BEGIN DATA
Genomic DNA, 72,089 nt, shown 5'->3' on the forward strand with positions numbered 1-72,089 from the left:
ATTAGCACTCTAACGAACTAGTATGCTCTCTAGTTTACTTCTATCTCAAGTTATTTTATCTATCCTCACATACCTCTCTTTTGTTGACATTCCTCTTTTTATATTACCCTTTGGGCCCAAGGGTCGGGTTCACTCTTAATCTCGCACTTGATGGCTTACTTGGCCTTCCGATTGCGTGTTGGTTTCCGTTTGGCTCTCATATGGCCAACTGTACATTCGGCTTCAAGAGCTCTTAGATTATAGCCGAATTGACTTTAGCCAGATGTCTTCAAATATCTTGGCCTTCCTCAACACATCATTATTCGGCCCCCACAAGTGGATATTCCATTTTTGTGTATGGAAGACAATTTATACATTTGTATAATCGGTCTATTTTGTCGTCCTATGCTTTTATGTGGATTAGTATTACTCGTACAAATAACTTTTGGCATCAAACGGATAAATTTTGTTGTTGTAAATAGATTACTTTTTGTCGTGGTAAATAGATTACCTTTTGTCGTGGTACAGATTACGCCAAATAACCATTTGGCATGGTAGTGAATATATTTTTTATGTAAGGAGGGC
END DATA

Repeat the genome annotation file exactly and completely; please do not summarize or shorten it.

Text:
Genomic DNA, 72,089 nt, shown 5'->3' on the forward strand with positions numbered 1-72,089 from the left:
ATTAGCACTCTAACGAACTAGTATGCTCTCTAGTTTACTTCTATCTCAAGTTATTTTATCTATCCTCACATACCTCTCTTTTGTTGACATTCCTCTTTTTATATTACCCTTTGGGCCCAAGGGTCGGGTTCACTCTTAATCTCGCACTTGATGGCTTACTTGGCCTTCCGATTGCGTGTTGGTTTCCGTTTGGCTCTCATATGGCCAACTGTACATTCGGCTTCAAGAGCTCTTAGATTATAGCCGAATTGACTTTAGCCAGATGTCTTCAAATATCTTGGCCTTCCTCAACACATCATTATTCGGCCCCCACAAGTGGATATTCCATTTTTGTGTATGGAAGACAATTTATACATTTGTATAATCGGTCTATTTTGTCGTCCTATGCTTTTATGTGGATTAGTATTACTCGTACAAATAACTTTTGGCATCAAACGGATAAATTTTGTTGTTGTAAATAGATTACTTTTTGTCGTGGTAAATAGATTACCTTTTGTCGTGGTACAGATTACGCCAAATAACCATTTGGCATGGTAGTGAATATATTTTTTATGTAAGGAGGGC